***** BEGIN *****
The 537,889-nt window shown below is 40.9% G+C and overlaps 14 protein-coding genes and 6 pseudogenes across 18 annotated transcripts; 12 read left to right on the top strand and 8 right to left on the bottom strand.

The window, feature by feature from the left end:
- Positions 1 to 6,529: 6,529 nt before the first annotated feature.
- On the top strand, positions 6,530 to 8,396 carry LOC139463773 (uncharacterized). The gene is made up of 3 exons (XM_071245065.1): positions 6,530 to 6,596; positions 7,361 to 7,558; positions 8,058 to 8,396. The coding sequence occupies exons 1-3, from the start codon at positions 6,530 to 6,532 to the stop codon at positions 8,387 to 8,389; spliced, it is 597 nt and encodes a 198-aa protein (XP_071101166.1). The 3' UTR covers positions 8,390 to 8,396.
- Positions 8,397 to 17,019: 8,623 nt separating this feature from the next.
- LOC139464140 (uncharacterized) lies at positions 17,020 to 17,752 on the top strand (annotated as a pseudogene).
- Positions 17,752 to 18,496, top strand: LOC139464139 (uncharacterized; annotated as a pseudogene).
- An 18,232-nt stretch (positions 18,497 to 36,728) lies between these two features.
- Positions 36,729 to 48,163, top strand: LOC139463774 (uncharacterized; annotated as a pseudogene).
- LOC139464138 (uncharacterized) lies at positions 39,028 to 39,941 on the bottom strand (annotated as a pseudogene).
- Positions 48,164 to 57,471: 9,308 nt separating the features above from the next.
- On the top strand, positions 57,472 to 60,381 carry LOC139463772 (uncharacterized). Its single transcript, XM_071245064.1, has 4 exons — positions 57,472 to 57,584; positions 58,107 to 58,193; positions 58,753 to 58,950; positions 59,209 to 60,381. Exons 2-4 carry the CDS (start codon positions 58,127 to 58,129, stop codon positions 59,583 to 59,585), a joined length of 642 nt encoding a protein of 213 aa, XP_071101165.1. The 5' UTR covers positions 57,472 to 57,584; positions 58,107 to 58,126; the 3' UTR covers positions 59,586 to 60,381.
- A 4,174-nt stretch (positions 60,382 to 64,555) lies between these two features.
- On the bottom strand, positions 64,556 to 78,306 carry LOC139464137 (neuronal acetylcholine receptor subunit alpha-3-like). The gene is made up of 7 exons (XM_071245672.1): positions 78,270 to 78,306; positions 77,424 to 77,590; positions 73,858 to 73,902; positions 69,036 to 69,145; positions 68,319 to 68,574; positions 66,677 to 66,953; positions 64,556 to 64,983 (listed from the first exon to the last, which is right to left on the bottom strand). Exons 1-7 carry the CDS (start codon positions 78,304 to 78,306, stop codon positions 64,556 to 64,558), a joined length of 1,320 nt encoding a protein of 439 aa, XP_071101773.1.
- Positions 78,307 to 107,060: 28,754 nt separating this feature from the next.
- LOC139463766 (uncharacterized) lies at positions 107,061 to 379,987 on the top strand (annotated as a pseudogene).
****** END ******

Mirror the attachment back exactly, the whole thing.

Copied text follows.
The 537,889-nt window shown below is 40.9% G+C and overlaps 14 protein-coding genes and 6 pseudogenes across 18 annotated transcripts; 12 read left to right on the top strand and 8 right to left on the bottom strand.

The window, feature by feature from the left end:
- Positions 1 to 6,529: 6,529 nt before the first annotated feature.
- On the top strand, positions 6,530 to 8,396 carry LOC139463773 (uncharacterized). The gene is made up of 3 exons (XM_071245065.1): positions 6,530 to 6,596; positions 7,361 to 7,558; positions 8,058 to 8,396. The coding sequence occupies exons 1-3, from the start codon at positions 6,530 to 6,532 to the stop codon at positions 8,387 to 8,389; spliced, it is 597 nt and encodes a 198-aa protein (XP_071101166.1). The 3' UTR covers positions 8,390 to 8,396.
- Positions 8,397 to 17,019: 8,623 nt separating this feature from the next.
- LOC139464140 (uncharacterized) lies at positions 17,020 to 17,752 on the top strand (annotated as a pseudogene).
- Positions 17,752 to 18,496, top strand: LOC139464139 (uncharacterized; annotated as a pseudogene).
- An 18,232-nt stretch (positions 18,497 to 36,728) lies between these two features.
- Positions 36,729 to 48,163, top strand: LOC139463774 (uncharacterized; annotated as a pseudogene).
- LOC139464138 (uncharacterized) lies at positions 39,028 to 39,941 on the bottom strand (annotated as a pseudogene).
- Positions 48,164 to 57,471: 9,308 nt separating the features above from the next.
- On the top strand, positions 57,472 to 60,381 carry LOC139463772 (uncharacterized). Its single transcript, XM_071245064.1, has 4 exons — positions 57,472 to 57,584; positions 58,107 to 58,193; positions 58,753 to 58,950; positions 59,209 to 60,381. Exons 2-4 carry the CDS (start codon positions 58,127 to 58,129, stop codon positions 59,583 to 59,585), a joined length of 642 nt encoding a protein of 213 aa, XP_071101165.1. The 5' UTR covers positions 57,472 to 57,584; positions 58,107 to 58,126; the 3' UTR covers positions 59,586 to 60,381.
- A 4,174-nt stretch (positions 60,382 to 64,555) lies between these two features.
- On the bottom strand, positions 64,556 to 78,306 carry LOC139464137 (neuronal acetylcholine receptor subunit alpha-3-like). The gene is made up of 7 exons (XM_071245672.1): positions 78,270 to 78,306; positions 77,424 to 77,590; positions 73,858 to 73,902; positions 69,036 to 69,145; positions 68,319 to 68,574; positions 66,677 to 66,953; positions 64,556 to 64,983 (listed from the first exon to the last, which is right to left on the bottom strand). Exons 1-7 carry the CDS (start codon positions 78,304 to 78,306, stop codon positions 64,556 to 64,558), a joined length of 1,320 nt encoding a protein of 439 aa, XP_071101773.1.
- Positions 78,307 to 107,060: 28,754 nt separating this feature from the next.
- LOC139463766 (uncharacterized) lies at positions 107,061 to 379,987 on the top strand (annotated as a pseudogene).